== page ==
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Stephen Jones’ New Discovery

clip_image001He is up with a blowup of a part of the picture on the right, as described thus in Wikimedia Commons:

Abgar with the Image of Edessa. Photo of 10th century icon at St Catherine’s monastery, Mount Sinai. This is a wing of a triptych, the missing central panel of which presumably showed the Image. “Abgar” resembles portraits of Emperor Constantine VII Porphyrogenitus, in whose reign the Image was brought to Constantinople in 944; the icon probably dates to soon after this. It is the earliest surviving representation of the Image or Mandylion.

CLICK HERE to see Stephen’s blowup as it is displayed in his blog space at Blog Spot. He wonders in his own interrogatory-styled caption of the blowup of the face of Jesus if this is “the most significant Shroud discovery since the Pray Codex?”


A few inches down the page in his posting he tells us that “According to a leading Shroud pro-authenticist who does not want his name to be mentioned, this is, as far as he is aware, a new discovery by me.” (me = Stephen)

What was discovered? That the picture within a picture has reddish mark where the reversed 3-shaped bloodstain is found on the Shroud of Turin and 13 of the 15 Vignon markings.

I agree with the anonymous “pro-authenticist. This may be a new discovery. I don’t recall it being mentioned before. And Stephen can use my name. The only thing is I don’t see many of the Vignon markings yet.

Don’t worry if you don’t see them, either. Stephen has a better picture that he just obtained permission to use and he will show this to us later, in his next posting. He probably didn’t need to get permission (but maybe so in Australia) because a U.S. court has ruled that a “slavish” photograph of flat art that is in the public domain is not protected by copyright. Read this interesting story by Bernard Starr in HuffPo.

The important thing is to see the  better picture. Why not show it now?

I don’t think issues regarding the Vignon Markings are resolved. See Vignon Was Wrong But We’ll Carry On. There are 53 comments on that posting. It is too bad that Stephen refuses to read comments because there is a lot of valuable information from very knowledgeable people in those comments.

There is also: A Guest Posting by O.K. – Even in China They Know Jesus’ Characteristic Features

As for quoting from Stephen’s blog, he is attempting to impose a limitation of his own making on how much can be quoted. I always apply fair use principles as defined by U.S. Copyright Act. I think that this should suffice.  Keep in mind that I am publishing my blog in the United States. Here are the guidelines as they are stated on the WordPress site:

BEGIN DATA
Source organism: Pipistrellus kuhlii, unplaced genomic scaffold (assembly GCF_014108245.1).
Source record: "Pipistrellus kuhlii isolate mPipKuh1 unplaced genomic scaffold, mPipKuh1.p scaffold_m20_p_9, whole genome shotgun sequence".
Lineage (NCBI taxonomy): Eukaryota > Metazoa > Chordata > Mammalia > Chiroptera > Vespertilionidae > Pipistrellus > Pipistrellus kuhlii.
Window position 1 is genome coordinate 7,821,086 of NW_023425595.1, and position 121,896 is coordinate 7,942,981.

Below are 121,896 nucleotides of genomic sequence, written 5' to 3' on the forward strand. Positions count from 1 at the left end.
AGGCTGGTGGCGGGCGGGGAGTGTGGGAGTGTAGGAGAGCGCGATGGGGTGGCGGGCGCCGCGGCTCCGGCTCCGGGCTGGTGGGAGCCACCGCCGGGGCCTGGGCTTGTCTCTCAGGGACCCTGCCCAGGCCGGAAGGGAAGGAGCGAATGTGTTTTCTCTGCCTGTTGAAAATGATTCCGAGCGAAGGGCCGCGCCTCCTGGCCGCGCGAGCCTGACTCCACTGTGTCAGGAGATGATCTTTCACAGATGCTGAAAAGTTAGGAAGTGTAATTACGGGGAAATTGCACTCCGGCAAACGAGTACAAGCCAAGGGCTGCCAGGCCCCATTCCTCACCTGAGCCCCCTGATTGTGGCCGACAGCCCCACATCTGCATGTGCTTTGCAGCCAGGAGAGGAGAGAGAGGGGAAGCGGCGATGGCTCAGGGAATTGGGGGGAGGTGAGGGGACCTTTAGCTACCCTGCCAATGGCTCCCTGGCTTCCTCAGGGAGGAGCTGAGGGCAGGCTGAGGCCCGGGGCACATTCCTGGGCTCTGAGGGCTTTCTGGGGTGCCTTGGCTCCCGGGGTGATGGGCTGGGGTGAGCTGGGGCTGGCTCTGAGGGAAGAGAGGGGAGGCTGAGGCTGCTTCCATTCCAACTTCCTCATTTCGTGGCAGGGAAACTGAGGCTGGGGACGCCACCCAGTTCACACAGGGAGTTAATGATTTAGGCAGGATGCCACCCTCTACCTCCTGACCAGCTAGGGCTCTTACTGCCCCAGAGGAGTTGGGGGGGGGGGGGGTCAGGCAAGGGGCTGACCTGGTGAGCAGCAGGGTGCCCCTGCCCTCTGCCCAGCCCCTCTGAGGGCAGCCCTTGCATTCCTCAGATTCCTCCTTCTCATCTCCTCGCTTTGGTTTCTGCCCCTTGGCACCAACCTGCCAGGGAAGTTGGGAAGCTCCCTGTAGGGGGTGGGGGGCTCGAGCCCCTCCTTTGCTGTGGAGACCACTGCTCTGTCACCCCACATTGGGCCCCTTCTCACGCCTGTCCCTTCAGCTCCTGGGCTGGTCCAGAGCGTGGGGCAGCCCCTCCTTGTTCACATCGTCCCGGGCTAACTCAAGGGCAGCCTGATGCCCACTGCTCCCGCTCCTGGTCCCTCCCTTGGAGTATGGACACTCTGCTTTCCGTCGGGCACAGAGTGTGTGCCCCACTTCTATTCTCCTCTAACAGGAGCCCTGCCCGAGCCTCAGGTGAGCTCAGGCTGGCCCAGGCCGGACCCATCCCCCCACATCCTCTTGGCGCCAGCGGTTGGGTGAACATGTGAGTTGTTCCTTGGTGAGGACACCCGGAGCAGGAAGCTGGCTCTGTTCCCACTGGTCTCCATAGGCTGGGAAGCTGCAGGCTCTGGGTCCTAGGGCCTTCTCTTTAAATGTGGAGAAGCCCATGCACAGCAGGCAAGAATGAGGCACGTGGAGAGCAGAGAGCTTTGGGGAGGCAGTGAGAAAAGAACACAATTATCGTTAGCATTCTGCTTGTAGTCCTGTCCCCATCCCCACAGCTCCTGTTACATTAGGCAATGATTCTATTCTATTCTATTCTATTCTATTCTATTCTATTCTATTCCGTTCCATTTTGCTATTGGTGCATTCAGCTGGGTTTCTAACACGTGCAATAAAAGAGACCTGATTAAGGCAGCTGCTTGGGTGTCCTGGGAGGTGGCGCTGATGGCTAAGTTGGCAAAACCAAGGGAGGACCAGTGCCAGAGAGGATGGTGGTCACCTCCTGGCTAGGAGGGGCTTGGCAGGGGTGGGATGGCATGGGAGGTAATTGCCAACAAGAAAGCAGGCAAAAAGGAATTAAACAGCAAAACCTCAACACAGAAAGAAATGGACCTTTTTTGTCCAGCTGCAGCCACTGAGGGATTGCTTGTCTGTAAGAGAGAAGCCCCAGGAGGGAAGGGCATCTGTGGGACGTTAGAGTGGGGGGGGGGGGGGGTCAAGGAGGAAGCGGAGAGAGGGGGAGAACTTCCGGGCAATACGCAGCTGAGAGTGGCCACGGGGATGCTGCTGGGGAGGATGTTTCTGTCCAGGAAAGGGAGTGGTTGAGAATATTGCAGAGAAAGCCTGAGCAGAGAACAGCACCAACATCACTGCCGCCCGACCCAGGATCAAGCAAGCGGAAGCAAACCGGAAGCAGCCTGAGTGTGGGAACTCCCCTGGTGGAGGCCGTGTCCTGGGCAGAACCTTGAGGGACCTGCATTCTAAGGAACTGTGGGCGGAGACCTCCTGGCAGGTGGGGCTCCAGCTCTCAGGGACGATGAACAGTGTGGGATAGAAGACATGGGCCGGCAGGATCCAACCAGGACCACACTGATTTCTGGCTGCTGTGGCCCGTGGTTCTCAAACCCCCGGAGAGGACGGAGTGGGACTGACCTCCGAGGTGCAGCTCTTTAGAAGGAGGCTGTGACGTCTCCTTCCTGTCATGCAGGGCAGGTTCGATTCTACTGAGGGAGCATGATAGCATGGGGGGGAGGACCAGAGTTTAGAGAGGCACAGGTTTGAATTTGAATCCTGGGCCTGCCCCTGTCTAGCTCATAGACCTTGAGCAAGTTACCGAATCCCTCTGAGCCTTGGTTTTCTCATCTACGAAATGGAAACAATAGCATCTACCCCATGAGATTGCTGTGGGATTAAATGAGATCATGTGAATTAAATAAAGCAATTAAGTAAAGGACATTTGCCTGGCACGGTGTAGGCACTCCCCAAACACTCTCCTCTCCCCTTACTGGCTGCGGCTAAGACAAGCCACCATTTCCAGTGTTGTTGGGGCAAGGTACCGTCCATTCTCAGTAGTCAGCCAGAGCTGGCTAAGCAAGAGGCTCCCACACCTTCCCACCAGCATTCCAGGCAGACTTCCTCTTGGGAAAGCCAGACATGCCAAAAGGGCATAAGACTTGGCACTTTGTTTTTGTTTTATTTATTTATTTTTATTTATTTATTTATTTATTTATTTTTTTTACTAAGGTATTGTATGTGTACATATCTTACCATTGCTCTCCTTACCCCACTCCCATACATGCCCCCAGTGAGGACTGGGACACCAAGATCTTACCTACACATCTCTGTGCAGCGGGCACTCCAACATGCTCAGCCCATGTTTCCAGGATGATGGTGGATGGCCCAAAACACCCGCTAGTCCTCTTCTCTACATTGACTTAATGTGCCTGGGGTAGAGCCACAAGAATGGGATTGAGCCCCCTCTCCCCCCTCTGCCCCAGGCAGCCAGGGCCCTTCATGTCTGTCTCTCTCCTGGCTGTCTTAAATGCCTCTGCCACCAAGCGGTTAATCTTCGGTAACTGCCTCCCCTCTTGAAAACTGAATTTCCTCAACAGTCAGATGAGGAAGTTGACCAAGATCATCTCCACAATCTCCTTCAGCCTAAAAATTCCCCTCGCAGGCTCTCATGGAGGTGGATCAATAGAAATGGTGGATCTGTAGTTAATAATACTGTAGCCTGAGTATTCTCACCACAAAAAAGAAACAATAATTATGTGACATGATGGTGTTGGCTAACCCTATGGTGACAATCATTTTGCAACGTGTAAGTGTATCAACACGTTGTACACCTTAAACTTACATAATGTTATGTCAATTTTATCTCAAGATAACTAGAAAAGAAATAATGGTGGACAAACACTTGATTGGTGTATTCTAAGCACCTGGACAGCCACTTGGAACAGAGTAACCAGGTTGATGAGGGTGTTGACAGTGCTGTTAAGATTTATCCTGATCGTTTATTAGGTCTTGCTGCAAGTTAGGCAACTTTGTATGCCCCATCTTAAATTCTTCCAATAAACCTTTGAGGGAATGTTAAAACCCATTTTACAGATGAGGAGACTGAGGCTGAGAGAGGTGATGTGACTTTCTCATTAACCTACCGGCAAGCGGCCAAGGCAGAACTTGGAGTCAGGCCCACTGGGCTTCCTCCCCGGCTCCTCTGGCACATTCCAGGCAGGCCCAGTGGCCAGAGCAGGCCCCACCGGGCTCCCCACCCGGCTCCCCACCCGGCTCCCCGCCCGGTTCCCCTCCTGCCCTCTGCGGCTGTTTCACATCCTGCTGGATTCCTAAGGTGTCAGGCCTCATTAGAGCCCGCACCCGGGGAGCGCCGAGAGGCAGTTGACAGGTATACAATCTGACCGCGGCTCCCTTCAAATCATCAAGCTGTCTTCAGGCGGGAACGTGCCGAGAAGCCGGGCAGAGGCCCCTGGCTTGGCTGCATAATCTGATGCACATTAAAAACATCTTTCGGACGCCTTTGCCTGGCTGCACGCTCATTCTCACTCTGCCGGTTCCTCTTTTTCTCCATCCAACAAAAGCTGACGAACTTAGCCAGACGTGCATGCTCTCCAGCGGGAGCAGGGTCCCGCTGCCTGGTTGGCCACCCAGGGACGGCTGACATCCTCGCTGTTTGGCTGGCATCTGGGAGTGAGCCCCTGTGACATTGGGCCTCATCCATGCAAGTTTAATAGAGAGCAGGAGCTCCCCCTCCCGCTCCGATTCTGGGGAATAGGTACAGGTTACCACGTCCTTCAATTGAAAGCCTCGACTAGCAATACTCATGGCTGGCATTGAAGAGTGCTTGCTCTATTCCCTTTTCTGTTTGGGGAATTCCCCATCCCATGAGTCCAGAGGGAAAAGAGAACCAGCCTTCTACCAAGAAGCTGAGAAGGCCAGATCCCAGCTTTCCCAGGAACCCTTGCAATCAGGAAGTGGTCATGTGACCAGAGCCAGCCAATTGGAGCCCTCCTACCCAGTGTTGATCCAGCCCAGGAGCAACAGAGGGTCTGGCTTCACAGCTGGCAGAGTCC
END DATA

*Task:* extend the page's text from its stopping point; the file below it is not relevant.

There aren’t hard and fast rules when it comes to defining fair use. However, the Copyright Act sets out four factors for courts to consider:

1. The purpose and character of the use: Why and how is the material used? Using content for criticism, comment, news reporting, teaching, scholarship or research is usually fair. Additionally, using material in a transformative manner, that is to say, in a manner that adds new expression, meaning, or insight, is also more likely to be considered fair use over an exact reproduction of a work. What’s more, nonprofit use is favored over commercial use.

2. The nature of the copyrighted work: Is the original factual or fiction, published or unpublished? Factual and published works are less protected, so its use is more likely to be considered fair.

3. The amount and substantiality of the portion used in relation to the copyrighted work as a whole: How much of the material is used? If the “heart” (the most memorable or significant portion) or the majority of a work wasn’t used, it’s more likely to be considered fair.

4. The effect of the use upon the potential market for, or value of, the copyrighted work: Does the use target a different market/audience? If so, it’s more like to be fair use. It’s important to note that although criticism or parody may reduce a market, it still may be fair because of its transformative nature. In other words, if the criticism of a product influences people to stop buying the product, that doesn’t count as having an “effect on the market for the work” under copyright law.

It should be noted that Stephen quotes more than anyone I have ever encountered in blogging. In fact, he will often copy almost every paragraph of a news story into his blog and inject commentary between sentences. One example is his criticism of an ANSA English News service article, “Holy Shroud to be exhibited April 19-June 24 2015.”  I could list dozens of examples or anyone may click here for a representative list of your quotation-loaded postings.

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